Peacock, Whitehead & Davies Strike Gold in Lyon
Jonnie Peacock (coach: Steve Fudge), Richard Whitehead (Keith Antoine) and Aled Davies (Anthony Hughes) added gold medal number seven and eight and nine for GB & NI on day four of the IPC World Athletics Championships in Lyon.
After American counterpart Richard Browne broke Peacock’s world record in the semi-finals of the T44 100m yesterday, all eyes were on the Paralympic champion to deliver in the final as he did last summer at London 2012. Despite stumbling out his blocks, Peacock powered through in the second half of the race to inflict the same fate on Browne as he did at the Games, with only two hundredths of a second separated the two athletes.
Peacock, who clocked 10.99, admitted he was somewhat relieved to win the race: “I’m probably the luckiest guy in the world, because I shouldn’t have won like that. At the end of the day it’s about getting through the rounds and the final. It doesn’t matter what you run in the rounds, you’ve got to run it in the final. It’s about positions not times in championships.
“I’ve been capable of going quick for a while now, but I’ve had no one pushing me. Now I’ve got someone putting pressure on me, which is fantastic for Paralympic sport. There was definitely a bit of pressure leading into the race, but in all honesty I’ve always been capable of those times. The final should have been a lot quicker than that, but we’ve got the Sainsbury’s Anniversary Games on Sunday to put that straight.”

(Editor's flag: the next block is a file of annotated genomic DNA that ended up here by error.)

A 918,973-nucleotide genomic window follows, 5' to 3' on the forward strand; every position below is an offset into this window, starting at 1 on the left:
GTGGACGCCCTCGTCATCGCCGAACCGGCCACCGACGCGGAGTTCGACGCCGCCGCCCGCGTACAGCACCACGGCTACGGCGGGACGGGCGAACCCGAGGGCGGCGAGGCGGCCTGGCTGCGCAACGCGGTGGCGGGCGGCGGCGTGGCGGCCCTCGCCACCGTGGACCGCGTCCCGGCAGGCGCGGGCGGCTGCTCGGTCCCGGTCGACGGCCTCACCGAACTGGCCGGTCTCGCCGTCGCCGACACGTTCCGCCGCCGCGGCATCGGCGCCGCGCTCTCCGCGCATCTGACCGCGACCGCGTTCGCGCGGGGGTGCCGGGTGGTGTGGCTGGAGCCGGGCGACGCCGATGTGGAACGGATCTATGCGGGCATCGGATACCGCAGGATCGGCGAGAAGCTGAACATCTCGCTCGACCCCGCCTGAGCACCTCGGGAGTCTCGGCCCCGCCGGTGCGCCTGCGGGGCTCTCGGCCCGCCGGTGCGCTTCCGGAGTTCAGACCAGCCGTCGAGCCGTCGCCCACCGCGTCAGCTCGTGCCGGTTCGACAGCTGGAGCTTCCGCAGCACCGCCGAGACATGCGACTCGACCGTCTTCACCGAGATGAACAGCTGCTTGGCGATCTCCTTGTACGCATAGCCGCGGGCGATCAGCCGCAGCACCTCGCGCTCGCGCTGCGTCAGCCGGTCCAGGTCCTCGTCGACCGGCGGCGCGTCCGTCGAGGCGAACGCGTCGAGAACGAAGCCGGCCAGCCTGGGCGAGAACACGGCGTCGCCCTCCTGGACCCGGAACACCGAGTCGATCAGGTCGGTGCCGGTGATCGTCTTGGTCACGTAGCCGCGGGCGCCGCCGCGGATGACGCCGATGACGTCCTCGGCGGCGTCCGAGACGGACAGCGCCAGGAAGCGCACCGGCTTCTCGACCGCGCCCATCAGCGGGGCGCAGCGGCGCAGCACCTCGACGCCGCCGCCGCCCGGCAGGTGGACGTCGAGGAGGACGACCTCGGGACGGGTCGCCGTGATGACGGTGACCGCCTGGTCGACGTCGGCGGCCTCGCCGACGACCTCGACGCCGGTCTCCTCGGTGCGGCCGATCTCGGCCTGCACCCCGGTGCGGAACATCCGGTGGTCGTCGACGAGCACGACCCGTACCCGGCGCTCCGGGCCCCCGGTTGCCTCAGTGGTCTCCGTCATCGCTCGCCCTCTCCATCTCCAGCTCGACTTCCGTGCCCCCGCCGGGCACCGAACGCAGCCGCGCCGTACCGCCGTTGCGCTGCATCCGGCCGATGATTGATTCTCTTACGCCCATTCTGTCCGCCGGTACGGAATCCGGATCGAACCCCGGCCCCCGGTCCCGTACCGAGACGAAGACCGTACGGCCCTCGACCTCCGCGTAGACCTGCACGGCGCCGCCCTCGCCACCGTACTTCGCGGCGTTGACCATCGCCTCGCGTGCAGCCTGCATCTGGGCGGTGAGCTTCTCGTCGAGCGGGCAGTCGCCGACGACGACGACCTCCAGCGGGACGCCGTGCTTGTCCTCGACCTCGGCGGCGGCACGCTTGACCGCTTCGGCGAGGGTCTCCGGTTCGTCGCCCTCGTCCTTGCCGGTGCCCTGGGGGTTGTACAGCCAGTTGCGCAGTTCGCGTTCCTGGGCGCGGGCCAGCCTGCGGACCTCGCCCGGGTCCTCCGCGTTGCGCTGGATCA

After a convincing victory in yesterday’s semi-final, Whitehead’s was made to work harder for the win in the final. The GB & NI captain was matched pace for pace by Australia’s Scott Reardon, but came through strongly in the latter stages to retain his world title in a time of 24.95.
“It’s been a long two years really. This has been a culmination of lots of training on the track – yesterday I put out that fantastic performance, but conditions were tough today. For a double leg amputee the wind was tough, I had to scoop through the win – single leg amputees are biomechanically able to run better. That last 30 metres was about guts and determination as I’ve been suffering with a quad injury after breaking one of my blades last week, but I dug in deep and believed in myself,” said the 37 year old, part of the GB & NI team sponsored by Sainsbury’s.
“It’s about believing in yourself and not letting the team around you down. Keith Antoine has put a lot of his own personal time in, as has Liz Yelling and Tim Stevenson so those along with family and friends were the ones shouting for me.
“That was for my daughter Zarah and fiancé Val, who I’m sure were screaming at the TV with my mum and dad. That’s one of the toughest things I’ve done on the track – sometimes when energy levels are at zero, you’ve got to pull a performance out of nowhere.”